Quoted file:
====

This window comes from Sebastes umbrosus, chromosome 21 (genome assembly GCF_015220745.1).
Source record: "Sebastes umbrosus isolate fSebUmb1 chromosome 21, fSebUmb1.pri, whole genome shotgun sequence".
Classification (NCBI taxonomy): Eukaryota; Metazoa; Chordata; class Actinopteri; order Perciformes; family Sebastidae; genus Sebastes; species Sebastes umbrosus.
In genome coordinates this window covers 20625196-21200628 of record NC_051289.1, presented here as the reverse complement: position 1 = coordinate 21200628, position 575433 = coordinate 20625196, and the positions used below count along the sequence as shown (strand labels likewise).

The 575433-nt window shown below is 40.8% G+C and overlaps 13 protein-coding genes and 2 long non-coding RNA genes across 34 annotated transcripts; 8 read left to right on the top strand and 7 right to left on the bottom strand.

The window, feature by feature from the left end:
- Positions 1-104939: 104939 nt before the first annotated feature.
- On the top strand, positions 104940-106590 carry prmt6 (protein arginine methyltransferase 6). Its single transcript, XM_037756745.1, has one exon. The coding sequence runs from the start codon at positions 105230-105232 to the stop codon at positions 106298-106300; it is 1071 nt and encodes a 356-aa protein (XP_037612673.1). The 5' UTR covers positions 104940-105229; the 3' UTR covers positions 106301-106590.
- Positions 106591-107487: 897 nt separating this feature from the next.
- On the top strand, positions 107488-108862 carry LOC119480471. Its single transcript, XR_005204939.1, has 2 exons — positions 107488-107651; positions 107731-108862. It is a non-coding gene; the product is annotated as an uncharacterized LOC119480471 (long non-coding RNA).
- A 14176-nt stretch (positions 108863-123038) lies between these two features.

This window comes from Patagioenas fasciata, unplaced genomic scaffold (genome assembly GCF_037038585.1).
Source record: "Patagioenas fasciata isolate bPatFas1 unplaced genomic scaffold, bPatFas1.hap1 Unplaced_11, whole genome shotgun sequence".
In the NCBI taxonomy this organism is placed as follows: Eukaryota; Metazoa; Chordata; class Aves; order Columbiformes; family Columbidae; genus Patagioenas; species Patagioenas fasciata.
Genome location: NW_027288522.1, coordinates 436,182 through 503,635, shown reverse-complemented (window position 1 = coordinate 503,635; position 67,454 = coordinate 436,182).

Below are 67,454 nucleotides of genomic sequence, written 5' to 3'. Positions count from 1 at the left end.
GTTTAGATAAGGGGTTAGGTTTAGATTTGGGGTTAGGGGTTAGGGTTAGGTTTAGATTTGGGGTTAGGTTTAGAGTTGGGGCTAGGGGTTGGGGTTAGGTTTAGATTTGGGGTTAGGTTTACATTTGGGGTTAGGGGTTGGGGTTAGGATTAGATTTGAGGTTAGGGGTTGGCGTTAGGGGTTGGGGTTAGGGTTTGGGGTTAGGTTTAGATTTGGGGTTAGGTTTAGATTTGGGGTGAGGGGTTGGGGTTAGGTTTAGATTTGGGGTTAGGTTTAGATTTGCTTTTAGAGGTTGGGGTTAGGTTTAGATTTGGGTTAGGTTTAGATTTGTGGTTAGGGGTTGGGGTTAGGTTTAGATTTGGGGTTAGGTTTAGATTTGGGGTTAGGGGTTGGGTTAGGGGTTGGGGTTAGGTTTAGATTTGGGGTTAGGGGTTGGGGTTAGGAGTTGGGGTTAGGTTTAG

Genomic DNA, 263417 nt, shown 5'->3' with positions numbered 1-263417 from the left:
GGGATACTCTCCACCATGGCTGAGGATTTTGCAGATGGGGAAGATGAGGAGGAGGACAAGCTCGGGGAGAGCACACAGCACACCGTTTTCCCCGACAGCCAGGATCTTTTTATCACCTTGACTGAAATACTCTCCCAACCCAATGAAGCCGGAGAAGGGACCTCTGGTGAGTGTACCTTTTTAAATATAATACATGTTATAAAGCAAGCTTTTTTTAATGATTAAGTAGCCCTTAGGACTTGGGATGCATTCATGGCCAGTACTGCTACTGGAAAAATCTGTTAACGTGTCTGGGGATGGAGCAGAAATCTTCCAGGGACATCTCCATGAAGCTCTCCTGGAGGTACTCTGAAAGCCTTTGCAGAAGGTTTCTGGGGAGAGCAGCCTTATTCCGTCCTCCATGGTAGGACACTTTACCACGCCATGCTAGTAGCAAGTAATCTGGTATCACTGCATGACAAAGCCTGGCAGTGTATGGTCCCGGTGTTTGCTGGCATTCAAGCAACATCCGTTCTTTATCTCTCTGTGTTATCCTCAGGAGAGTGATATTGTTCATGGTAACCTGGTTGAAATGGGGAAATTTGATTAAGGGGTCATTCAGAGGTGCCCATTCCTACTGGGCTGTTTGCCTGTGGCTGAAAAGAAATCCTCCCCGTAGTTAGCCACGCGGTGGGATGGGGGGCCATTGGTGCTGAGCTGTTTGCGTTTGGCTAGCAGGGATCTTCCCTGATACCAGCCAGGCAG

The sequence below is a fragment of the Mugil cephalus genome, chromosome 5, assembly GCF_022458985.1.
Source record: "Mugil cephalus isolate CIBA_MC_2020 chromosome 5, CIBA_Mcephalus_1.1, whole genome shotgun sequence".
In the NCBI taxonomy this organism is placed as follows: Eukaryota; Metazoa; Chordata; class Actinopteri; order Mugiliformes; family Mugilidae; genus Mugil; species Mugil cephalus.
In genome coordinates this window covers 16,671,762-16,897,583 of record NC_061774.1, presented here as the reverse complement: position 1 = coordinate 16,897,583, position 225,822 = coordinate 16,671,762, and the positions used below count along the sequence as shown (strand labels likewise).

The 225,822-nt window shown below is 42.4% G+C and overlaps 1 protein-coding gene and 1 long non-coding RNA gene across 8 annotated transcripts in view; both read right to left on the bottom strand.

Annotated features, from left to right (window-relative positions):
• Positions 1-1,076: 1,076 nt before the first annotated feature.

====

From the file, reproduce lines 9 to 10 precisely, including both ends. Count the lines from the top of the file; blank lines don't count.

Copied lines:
- Positions 106591-107487: 897 nt separating this feature from the next.
- On the top strand, positions 107488-108862 carry LOC119480471. Its single transcript, XR_005204939.1, has 2 exons — positions 107488-107651; positions 107731-108862. It is a non-coding gene; the product is annotated as an uncharacterized LOC119480471 (long non-coding RNA).